Slipshod cryptographic housekeeping left some OpenID services far less secure than they ought to be.
OpenID is a shared identity service that enables users to eliminate the need to create separate IDs and logins for websites that support the service. A growing number of around 9,000 websites support the decentralised service, which offers a a URL-based system for single sign-on.
Security researchers discovered the websites run by three OpenID providers - including Sun Microsystems - used SSL certificates with weak crypto keys. Instead of being generated from billions of possibilities, the keys came from a a set of just 32,768 options, due to a flaw in the random number generation routines used by Debian. The bug, which has been dormant on systems for 18 months, was discovered and corrected back in May.
Keys generated by cryptographically flawed systems still needed to be replaced even after the software was upgraded. But recent research by Ben Laurie of Google reveals that 1.5 per cent of certificates he looked at contained weak keys. Three OpenID providers (openid.sun.com, xopenid.net and openid.net.nz) were among the guilty parties.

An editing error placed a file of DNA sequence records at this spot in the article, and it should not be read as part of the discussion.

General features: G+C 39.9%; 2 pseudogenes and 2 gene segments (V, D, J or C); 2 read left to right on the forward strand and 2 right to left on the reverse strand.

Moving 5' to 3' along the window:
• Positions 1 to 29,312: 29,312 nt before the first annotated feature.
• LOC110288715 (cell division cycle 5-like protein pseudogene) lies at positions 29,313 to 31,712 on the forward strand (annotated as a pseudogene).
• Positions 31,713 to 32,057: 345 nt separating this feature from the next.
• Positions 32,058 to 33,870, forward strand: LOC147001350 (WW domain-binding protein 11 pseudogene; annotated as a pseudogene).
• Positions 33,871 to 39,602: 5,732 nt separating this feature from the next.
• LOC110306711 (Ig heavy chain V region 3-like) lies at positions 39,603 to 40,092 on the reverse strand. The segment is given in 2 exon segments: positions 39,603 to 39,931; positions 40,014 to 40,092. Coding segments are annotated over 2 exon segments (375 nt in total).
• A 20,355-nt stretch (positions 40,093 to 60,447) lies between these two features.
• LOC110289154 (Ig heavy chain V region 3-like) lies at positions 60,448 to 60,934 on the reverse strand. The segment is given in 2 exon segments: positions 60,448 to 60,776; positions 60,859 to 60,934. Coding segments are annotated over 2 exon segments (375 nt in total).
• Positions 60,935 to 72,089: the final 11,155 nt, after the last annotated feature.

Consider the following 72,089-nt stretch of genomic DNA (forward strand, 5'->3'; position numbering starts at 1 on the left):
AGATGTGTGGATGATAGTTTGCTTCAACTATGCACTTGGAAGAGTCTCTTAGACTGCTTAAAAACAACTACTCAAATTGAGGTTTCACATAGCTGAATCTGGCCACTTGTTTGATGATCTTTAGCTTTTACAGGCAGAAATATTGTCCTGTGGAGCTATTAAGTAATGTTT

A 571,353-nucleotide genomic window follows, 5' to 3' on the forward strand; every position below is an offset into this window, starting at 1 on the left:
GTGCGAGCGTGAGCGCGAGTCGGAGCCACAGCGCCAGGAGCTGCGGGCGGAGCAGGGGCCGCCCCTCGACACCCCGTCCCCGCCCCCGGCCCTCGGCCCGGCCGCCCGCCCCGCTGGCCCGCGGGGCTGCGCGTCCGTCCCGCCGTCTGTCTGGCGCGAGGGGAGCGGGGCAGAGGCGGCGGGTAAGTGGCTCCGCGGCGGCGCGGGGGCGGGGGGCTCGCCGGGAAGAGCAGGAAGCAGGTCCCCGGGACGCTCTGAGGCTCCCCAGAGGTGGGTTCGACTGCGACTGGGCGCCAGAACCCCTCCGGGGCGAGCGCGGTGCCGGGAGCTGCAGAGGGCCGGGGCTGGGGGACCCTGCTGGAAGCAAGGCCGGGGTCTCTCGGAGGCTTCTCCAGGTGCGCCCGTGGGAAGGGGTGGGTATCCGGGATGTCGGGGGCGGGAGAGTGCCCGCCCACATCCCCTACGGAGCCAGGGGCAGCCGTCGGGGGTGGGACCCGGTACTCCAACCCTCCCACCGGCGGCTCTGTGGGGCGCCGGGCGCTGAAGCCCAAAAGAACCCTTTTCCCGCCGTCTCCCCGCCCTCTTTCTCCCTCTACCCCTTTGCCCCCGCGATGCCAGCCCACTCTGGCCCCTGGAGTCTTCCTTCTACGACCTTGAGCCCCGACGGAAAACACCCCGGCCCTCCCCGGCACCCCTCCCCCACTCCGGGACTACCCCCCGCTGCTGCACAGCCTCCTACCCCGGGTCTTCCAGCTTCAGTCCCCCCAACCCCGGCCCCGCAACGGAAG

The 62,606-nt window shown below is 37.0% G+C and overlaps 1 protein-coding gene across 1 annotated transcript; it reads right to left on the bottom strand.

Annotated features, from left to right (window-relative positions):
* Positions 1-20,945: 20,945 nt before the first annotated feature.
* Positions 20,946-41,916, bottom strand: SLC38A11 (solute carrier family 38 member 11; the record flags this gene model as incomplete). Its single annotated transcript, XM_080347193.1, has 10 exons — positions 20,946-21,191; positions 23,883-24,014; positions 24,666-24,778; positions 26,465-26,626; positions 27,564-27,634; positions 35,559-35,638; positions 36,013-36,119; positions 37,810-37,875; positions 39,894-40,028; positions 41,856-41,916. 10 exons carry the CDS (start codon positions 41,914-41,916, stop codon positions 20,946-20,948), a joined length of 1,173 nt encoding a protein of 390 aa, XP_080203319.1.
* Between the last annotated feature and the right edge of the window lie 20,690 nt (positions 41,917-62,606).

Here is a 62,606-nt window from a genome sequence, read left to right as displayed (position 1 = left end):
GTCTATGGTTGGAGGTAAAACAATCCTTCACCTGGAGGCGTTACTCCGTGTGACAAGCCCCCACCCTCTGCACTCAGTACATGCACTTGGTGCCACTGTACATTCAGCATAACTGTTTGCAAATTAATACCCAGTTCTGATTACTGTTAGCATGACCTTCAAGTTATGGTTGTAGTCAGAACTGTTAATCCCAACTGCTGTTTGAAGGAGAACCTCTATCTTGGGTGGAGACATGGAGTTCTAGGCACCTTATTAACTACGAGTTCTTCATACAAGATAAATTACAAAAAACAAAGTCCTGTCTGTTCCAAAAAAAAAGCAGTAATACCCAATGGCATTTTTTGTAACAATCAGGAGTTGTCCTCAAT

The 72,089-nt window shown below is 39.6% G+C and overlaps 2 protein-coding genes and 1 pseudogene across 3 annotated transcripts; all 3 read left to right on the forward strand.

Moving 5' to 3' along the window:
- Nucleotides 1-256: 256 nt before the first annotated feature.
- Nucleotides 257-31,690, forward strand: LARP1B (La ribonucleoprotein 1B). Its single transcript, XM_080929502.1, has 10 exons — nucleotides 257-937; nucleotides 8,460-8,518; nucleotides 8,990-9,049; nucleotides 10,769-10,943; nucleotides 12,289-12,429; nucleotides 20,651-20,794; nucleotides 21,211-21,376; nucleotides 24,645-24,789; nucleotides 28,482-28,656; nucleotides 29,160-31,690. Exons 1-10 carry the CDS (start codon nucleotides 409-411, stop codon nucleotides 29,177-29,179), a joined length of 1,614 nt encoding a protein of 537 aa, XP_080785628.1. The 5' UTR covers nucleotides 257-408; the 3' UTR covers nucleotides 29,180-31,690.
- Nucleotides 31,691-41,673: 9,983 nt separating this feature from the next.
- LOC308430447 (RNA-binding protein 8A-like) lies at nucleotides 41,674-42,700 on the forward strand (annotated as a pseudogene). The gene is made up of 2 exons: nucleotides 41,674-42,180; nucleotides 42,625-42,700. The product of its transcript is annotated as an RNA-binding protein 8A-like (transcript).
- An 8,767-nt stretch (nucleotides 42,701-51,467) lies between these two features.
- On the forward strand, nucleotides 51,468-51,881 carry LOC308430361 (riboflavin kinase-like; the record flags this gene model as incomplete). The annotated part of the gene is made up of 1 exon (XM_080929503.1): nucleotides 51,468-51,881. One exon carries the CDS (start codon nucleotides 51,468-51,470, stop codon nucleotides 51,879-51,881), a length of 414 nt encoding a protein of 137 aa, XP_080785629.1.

To exploit the vulnerability, malicious hackers would need to trick surfers into visiting a site impersonating a pukka OpenID provider. But faking digital certificate alone wouldn't do the trick without first misdirecting surfers to these bogus sites. Dan Kaminsky's recent discovery of a DNS cache poisoning flaw made it far more plausible to construct an attack that sent surfers the wrong away around the net's address lookup system, potentially to a bogus Open site posing as the real deal.
The security flaw meant that even cautious users who check SSL certificates were at risk of handing over their OpenID credentials as part of a phishing attack. Such an attack would take a lot of effort to pull off and would only yield OpenID login credentials, which aren't especially useful for hackers and are difficult to monetise.
Going after online banking credentials via a site that makes no attempt to offer up fake SSL certificates is a far more reliable moneyspinner, a factor that leads noted security researcher Richard Clayton to describe the attack as the "modern equivalent of a small earthquake in Chile".
Sun has responded to the issue by generating a new secure key, which reduces the scope for mischief but still leaves potential problems from the old key.
More thoughts on the cryptographically interesting - though not especially life-threatening - flaw can be found in Clayton's posting on Cambridge University's Light the Blue Touchpaper blog here. A security advisory by Laurie and Clayton explaining the issue in greater depth can be found here. ®